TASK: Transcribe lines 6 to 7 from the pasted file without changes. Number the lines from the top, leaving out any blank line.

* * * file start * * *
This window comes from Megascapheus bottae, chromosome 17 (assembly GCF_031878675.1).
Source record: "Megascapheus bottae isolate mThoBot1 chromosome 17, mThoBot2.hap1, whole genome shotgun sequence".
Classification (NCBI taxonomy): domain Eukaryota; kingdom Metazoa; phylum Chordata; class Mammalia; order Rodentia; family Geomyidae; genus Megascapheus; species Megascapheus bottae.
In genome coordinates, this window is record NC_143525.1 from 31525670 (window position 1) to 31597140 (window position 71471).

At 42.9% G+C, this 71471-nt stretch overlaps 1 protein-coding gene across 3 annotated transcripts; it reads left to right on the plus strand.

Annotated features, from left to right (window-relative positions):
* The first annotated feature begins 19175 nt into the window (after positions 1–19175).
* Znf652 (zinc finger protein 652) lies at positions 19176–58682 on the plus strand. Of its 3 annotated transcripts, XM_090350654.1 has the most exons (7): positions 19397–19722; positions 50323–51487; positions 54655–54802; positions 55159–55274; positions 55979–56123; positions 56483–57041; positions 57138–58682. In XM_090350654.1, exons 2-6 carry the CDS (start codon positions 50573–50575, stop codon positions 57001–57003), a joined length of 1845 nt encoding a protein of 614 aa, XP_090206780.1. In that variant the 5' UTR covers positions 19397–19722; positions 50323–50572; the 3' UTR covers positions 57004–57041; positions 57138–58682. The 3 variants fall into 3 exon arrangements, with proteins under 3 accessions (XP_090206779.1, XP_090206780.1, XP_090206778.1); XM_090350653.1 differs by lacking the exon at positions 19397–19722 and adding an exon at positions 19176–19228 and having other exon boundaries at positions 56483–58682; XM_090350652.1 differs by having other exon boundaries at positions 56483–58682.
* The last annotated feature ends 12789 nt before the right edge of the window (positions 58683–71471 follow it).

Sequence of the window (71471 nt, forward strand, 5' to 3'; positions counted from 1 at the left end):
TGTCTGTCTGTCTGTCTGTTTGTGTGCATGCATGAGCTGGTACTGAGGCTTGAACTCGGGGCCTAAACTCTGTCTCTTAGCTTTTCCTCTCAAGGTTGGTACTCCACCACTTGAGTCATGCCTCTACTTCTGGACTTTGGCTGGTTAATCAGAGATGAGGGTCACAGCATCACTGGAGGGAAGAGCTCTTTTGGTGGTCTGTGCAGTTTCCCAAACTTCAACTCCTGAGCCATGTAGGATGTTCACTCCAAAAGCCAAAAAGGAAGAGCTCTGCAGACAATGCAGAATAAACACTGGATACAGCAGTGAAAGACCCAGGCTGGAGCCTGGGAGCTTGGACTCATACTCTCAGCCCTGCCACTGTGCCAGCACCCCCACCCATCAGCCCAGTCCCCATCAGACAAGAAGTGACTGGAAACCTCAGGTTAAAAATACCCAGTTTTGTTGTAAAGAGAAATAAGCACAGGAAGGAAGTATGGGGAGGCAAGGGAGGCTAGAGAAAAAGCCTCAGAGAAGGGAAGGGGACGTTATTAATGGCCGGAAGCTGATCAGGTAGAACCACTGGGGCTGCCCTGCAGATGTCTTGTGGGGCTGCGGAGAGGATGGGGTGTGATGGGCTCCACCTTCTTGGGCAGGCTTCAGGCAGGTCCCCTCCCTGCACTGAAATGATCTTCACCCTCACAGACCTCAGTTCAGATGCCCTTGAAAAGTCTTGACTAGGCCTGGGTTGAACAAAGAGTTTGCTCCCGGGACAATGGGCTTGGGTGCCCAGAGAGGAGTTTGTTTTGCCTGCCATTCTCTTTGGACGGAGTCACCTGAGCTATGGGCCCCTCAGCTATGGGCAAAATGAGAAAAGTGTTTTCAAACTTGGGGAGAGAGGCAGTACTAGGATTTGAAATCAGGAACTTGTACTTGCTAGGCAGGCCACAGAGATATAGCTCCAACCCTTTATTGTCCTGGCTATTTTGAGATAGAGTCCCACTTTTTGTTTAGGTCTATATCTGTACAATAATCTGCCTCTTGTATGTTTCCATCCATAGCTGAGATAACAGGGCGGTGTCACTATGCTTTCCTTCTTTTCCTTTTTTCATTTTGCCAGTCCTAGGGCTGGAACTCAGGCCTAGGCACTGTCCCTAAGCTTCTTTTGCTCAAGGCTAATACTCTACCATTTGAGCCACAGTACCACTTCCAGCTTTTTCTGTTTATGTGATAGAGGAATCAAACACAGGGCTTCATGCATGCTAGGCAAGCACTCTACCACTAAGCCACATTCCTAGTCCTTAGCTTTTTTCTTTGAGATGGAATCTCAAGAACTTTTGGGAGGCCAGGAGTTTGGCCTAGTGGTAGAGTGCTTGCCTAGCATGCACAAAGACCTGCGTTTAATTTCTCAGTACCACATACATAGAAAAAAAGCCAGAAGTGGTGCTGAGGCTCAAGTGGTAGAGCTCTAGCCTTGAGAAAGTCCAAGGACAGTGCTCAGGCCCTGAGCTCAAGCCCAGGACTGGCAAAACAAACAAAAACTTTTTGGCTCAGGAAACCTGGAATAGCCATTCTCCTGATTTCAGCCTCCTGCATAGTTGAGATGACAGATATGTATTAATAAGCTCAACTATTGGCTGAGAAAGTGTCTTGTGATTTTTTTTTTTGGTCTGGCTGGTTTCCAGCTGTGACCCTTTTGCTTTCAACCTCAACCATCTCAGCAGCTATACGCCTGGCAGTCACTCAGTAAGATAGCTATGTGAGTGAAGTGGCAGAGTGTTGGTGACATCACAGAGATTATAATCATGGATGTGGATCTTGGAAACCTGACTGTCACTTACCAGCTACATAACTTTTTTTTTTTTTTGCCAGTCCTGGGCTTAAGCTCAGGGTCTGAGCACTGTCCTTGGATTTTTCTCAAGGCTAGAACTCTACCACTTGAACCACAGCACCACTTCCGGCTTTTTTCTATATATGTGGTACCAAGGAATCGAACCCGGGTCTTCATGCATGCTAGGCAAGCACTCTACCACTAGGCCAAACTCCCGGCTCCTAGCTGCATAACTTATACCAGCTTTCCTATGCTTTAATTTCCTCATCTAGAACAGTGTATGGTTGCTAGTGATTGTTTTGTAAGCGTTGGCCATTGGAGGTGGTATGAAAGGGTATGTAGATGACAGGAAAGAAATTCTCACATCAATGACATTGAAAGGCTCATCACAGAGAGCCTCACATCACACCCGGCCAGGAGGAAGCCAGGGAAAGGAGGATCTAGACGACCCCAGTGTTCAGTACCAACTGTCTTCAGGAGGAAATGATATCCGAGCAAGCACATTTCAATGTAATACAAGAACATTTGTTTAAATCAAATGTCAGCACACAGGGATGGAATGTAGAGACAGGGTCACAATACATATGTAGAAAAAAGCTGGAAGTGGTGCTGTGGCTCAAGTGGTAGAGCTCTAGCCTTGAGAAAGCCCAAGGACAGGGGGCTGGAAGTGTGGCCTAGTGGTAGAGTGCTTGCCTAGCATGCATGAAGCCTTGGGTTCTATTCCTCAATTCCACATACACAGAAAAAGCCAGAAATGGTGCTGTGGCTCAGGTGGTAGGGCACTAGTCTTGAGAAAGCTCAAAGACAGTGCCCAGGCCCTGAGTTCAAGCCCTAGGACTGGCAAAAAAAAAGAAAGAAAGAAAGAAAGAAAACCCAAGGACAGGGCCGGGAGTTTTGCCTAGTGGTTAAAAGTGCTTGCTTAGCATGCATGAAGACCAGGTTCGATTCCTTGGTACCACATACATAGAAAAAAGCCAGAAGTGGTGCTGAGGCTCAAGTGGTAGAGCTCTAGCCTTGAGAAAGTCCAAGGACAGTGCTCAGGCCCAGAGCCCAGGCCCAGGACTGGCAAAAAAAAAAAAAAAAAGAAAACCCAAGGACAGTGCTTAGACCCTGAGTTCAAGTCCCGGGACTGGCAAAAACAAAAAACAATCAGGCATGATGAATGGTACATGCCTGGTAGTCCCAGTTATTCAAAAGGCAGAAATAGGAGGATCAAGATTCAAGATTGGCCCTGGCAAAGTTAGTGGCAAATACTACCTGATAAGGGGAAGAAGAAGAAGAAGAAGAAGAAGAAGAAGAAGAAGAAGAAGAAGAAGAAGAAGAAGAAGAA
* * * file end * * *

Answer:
Annotated features, from left to right (window-relative positions):
* The first annotated feature begins 19175 nt into the window (after positions 1–19175).